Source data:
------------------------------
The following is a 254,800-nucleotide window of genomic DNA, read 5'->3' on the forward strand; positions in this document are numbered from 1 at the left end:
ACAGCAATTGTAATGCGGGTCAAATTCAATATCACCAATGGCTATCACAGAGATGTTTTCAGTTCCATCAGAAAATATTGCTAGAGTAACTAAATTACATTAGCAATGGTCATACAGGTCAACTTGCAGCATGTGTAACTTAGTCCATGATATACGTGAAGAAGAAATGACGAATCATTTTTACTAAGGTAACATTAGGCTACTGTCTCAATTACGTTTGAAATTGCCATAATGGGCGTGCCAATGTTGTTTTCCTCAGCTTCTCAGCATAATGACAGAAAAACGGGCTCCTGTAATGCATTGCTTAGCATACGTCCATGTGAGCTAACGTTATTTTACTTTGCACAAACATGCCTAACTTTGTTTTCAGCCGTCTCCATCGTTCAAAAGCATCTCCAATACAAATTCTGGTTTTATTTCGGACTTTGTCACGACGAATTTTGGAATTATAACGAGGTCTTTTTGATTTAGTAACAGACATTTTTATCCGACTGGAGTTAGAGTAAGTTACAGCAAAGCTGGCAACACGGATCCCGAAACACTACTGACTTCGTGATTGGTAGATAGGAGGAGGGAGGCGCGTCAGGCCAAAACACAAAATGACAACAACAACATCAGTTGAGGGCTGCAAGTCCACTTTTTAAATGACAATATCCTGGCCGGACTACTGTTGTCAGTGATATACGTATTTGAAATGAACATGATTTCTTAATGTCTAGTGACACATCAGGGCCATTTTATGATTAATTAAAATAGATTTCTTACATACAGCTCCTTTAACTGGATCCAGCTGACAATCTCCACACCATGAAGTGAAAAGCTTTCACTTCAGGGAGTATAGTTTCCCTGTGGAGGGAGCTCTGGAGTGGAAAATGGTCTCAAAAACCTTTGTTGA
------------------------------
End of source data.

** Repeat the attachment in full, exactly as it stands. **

The following is a 254,800-nucleotide window of genomic DNA, read 5'->3' on the forward strand; positions in this document are numbered from 1 at the left end:
ACAGCAATTGTAATGCGGGTCAAATTCAATATCACCAATGGCTATCACAGAGATGTTTTCAGTTCCATCAGAAAATATTGCTAGAGTAACTAAATTACATTAGCAATGGTCATACAGGTCAACTTGCAGCATGTGTAACTTAGTCCATGATATACGTGAAGAAGAAATGACGAATCATTTTTACTAAGGTAACATTAGGCTACTGTCTCAATTACGTTTGAAATTGCCATAATGGGCGTGCCAATGTTGTTTTCCTCAGCTTCTCAGCATAATGACAGAAAAACGGGCTCCTGTAATGCATTGCTTAGCATACGTCCATGTGAGCTAACGTTATTTTACTTTGCACAAACATGCCTAACTTTGTTTTCAGCCGTCTCCATCGTTCAAAAGCATCTCCAATACAAATTCTGGTTTTATTTCGGACTTTGTCACGACGAATTTTGGAATTATAACGAGGTCTTTTTGATTTAGTAACAGACATTTTTATCCGACTGGAGTTAGAGTAAGTTACAGCAAAGCTGGCAACACGGATCCCGAAACACTACTGACTTCGTGATTGGTAGATAGGAGGAGGGAGGCGCGTCAGGCCAAAACACAAAATGACAACAACAACATCAGTTGAGGGCTGCAAGTCCACTTTTTAAATGACAATATCCTGGCCGGACTACTGTTGTCAGTGATATACGTATTTGAAATGAACATGATTTCTTAATGTCTAGTGACACATCAGGGCCATTTTATGATTAATTAAAATAGATTTCTTACATACAGCTCCTTTAACTGGATCCAGCTGACAATCTCCACACCATGAAGTGAAAAGCTTTCACTTCAGGGAGTATAGTTTCCCTGTGGAGGGAGCTCTGGAGTGGAAAATGGTCTCAAAAACCTTTGTTGA